Nine of the group of 23 workers and labour activists who were released from custody and given suspended sentences on Friday over January’s garment employee protests will receive medical care in Thailand, rights group Licadho said yesterday.
A number of the men were beaten by security forces during the demonstrations, which saw authorities clash with protesters, and say they received poor medical care while in police custody over the past few months.
Last month, a garment worker who was severely beaten by police on Veng Sreng Boulevard on January 3 died, with his family blaming head trauma inflicted by authorities months before.
Am Sam Ath, senior investigator at Licadho, said that the nine men would be sent to a hospital in Bangkok for check-ups and treatment to ensure they are not masking more serious conditions.
Sokun Sambath Piseth, from labour rights group CLaRi-Cambodia, has already arrived in Bangkok and will receive surgery for hand fractures that doctors say require an urgent operation, Sam Ath said.
Two more workers will travel in the next two days, while Vorn Pov, of the Independent Democracy of Informal Economy Association, Theng Savouen, of the Coalition of Cambodian Farmers Community, and Boeung Kak lake activist Chan Puthisak, among others, will head west later this month to receive treatment.
“Their wounds are still painful, that’s why we must take care of them properly,” Sam Ath said. “Most importantly, we think of their lives and want to avoid something more serious occurring.”
Licadho will cover all medical costs.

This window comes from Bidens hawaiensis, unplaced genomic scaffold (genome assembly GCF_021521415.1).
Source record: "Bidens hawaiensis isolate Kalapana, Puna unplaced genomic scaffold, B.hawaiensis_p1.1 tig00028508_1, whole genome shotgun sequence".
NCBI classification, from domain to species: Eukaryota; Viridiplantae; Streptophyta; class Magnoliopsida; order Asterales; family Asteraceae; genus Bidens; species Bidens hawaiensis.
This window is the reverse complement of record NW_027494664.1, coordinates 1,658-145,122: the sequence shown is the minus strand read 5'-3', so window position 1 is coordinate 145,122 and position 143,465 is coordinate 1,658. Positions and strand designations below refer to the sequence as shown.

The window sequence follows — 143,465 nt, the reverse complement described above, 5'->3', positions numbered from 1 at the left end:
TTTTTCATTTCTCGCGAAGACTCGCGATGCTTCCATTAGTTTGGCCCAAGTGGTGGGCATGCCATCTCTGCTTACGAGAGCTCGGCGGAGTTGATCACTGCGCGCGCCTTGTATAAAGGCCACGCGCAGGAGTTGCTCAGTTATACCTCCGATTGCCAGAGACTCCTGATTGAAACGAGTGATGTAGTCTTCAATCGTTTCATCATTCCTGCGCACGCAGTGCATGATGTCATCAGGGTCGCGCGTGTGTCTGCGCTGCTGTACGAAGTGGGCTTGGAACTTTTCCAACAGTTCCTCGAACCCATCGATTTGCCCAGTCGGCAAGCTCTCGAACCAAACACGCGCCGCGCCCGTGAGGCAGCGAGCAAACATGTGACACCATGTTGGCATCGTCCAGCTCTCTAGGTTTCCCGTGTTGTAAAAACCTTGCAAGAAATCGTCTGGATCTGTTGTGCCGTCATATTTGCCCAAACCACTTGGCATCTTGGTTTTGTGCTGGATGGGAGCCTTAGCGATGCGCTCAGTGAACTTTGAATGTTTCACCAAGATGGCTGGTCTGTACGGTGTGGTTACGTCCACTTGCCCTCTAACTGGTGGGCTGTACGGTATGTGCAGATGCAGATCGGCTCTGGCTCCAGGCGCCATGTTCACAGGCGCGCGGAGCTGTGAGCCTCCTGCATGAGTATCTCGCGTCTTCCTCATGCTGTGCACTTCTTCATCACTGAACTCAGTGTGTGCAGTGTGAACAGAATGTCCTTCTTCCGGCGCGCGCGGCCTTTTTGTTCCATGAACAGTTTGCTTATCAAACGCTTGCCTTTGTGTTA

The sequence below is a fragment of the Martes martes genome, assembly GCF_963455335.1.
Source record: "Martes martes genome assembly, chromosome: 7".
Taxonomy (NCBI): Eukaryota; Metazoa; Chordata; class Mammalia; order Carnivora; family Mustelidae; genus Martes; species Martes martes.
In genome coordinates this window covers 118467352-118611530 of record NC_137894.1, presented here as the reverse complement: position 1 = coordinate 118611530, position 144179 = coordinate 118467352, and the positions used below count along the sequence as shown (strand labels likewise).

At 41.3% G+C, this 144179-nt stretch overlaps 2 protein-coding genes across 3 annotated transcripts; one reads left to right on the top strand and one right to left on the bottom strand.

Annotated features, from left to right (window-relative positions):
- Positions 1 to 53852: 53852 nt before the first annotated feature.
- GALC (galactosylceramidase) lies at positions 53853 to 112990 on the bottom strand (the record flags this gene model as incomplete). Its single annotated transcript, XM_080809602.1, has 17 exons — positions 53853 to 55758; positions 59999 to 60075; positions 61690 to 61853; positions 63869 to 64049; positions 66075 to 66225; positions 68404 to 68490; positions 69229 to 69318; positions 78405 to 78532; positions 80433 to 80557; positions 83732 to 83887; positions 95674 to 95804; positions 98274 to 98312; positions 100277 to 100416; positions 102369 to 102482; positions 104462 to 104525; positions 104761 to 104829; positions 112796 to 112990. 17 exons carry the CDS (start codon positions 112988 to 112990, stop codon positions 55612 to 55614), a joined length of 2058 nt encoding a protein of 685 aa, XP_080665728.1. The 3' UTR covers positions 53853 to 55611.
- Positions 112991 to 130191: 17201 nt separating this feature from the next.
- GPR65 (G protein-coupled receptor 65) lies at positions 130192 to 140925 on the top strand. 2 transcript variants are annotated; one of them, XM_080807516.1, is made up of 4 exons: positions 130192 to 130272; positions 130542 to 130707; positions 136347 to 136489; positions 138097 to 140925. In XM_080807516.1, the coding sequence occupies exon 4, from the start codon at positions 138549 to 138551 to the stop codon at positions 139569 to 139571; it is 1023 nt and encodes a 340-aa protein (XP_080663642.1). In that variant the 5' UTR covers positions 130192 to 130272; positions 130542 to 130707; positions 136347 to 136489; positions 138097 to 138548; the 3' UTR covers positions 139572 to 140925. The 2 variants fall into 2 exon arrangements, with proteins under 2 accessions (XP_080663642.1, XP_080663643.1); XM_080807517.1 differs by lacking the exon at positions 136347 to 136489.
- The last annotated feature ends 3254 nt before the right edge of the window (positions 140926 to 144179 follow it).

“I still have headaches and feel dazed. We must receive more check-ups, because the paratroopers beat our heads and kicked us, causing internal injuries,” Vorn Pov said yesterday.
Separately, the European Union issued a statement on Sunday that appeared to warn the government that policy makers in Cambodia’s largest export market were keeping a very close eye on the labour situation.
The statement welcomed Friday’s release of workers and unionists and said that the EU hopes “this latest development indicates a positive shift in the recently deteriorating situation of the freedom of assembly in Phnom Penh and the recurrent harassment of trade unionists”.
“The EU is the largest market for Cambodia’s exports, especially for the garment sector. The EU and its citizens attach a great importance to the respect of fundamental rights such as the freedom of assembly and the workers’ and trade unions’ rights,” it added.
“The EU encourages the Royal Government of Cambodia to accelerate the restoration of these fundamental rights and to release the results of the investigation of the killings of early January.”
The statement comes a week after global brands warned that instability in the garment sector could lead to Cambodia losing “its status as a strategic sourcing market”.
ADDITIONAL REPORTING BY KEVIN PONNIAH